Toasts to the Future of the "Big Three" Alliance
|The "Big Three" leaders Joseph Stalin, at the Russian embassy during the Tehran Conference, December 1943|
(For more, see the complete 1943 Moscow reports.)
May 24, 1943
There were no essential changes last night on the Russian front. This morning's communiqué again mentions large German concentrations at Sevsk, about seventy-five miles west of Kursk. (Since the first of this month, the Russian communiqués have been carrying regular reports from what is called "the district of Sevsk." These reports tell of scouting operations by opposing reconnaissance groups. Last week Russian scouts located a big concentration of German tanks, and these were shelled. This morning the communiqué speaks of a big enemy infantry column near Sevsk.) When Red Army scouts discovered the column, the artillery opened up on it. Two German battalions were dispersed and partly wiped out. The district of Sevsk is a good one to keep an eye on.
Joe Stalin gave a banquet for Joe Davies at the Kremlin last night. (As a result, almost everyone who attended is just a little under the weather this morning. A Russian banquet is full of good spirits—a lot of which come out of a vodka glass.)
This morning I talked with some of the men who attended, and they said that everyone, including Stalin, enjoyed himself. The banquet was attended by the British ambassador and military missions as well as the American diplomatic and military representatives in this country.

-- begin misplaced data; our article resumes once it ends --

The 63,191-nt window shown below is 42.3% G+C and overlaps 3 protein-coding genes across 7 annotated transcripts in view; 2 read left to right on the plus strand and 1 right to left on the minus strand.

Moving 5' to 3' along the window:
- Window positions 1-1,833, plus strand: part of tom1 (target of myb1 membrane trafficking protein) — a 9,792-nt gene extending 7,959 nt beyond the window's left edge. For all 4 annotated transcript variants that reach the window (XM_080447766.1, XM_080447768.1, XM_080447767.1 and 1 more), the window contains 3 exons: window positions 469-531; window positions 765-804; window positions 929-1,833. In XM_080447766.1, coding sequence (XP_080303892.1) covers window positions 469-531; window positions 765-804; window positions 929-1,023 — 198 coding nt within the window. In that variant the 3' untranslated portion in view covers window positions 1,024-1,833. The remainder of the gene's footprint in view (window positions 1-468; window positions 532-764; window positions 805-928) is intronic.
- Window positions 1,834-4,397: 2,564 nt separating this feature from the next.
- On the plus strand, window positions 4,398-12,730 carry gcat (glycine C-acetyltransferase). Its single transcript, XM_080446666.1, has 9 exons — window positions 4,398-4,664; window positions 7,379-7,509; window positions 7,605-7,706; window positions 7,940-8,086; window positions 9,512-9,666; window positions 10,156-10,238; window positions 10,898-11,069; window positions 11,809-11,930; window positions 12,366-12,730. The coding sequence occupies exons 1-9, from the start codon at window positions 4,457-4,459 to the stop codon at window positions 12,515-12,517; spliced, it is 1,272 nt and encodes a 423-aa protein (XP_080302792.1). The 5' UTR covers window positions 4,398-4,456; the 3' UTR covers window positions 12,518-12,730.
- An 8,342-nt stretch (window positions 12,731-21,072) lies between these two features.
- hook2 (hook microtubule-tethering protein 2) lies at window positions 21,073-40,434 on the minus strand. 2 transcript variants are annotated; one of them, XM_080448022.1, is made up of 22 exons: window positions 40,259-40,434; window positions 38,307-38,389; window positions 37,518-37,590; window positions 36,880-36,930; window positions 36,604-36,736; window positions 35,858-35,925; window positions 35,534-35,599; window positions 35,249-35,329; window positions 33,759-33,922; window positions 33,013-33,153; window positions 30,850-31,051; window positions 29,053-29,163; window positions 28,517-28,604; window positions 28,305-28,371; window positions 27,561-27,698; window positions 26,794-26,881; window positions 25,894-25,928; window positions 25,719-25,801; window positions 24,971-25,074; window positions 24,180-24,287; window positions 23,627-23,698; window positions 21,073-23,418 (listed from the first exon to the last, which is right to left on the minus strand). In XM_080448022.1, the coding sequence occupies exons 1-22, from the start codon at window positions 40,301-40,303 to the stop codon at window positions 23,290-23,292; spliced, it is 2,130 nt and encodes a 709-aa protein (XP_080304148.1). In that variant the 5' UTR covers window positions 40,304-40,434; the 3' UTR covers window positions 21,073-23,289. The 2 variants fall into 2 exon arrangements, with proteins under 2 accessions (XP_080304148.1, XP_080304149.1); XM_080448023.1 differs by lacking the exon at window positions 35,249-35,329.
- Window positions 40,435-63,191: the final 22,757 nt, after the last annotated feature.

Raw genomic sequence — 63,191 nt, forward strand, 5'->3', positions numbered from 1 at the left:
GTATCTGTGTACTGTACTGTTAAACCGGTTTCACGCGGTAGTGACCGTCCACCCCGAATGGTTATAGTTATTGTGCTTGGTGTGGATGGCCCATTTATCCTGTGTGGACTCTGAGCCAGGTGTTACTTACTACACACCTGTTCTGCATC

Besides Mr. Stalin, the Russian dignitaries at the dinner included Mr. Molotov and three of the Soviet Union's most eminent military leaders—Marshal Voroshilov; Marshal Novikov, chief of the Red Army's air forces; General Golikov, who led the Red Army's drive at Voronezh last winter; and Admiral Kuznetzov, head of the Russian fleet.
The banquet was held in the Catherine the Great room at the Kremlin, a big white marble banquet hall lighted by shining rock-crystal chandeliers. The principal guests were seated at a long table, with Stalin seated in the center. Mr. Davies was on his right, and the British ambassador, Sir Archibald Clark Kerr, sat on his left. Across the table directly opposite Stalin sat Mr. Molotov and Admiral Standley, the American ambassador.
There were eighteen toasts drank last night—Stalin did his—toasting in red wine, although most of the guests stuck to vodka.
Stalin made only one toast last night, and it was a good one. He lifted his glass and simply said: "To the armed forces of America and Britain."
Then General Mike Michaelis, the American military attaché here in Moscow—and a good guy—acting in his capacity as representative of the United States Army, lifted his glass and said "to the Red Army."
At this Stalin got out of his chair and walked several steps to the General and clicked glasses with him. It was the only such gesture that the Russian Premier made all evening.
Then Admiral Standley made what is regarded as the most significant toast of the evening. America's white-haired ambassador got to his feet and said: "Here's to the friendship and cooperation of the Soviet Union, Britain, and the United States after the war."
After Admiral Standley sat down, the British ambassador immediately got to his feet and seconded the Admiral's toast with another, drinking to the mutual two-way cooperation among the governments.
Stalin clicked glasses with the ambassadors, both of whom were sitting near him, (to signify he understood the meaning of Admiral Standley's "two-way cooperation" toast.)